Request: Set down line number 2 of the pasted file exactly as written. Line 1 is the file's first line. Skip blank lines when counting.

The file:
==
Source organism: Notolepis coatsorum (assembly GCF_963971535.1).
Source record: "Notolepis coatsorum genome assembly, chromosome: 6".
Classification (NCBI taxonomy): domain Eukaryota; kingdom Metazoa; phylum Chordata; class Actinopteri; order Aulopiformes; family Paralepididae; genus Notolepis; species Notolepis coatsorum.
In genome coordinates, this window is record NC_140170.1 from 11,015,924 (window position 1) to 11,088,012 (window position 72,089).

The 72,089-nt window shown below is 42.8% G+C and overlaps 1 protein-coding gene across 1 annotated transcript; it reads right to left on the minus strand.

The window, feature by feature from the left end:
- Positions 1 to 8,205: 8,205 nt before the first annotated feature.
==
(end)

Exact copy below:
Source record: "Notolepis coatsorum genome assembly, chromosome: 6".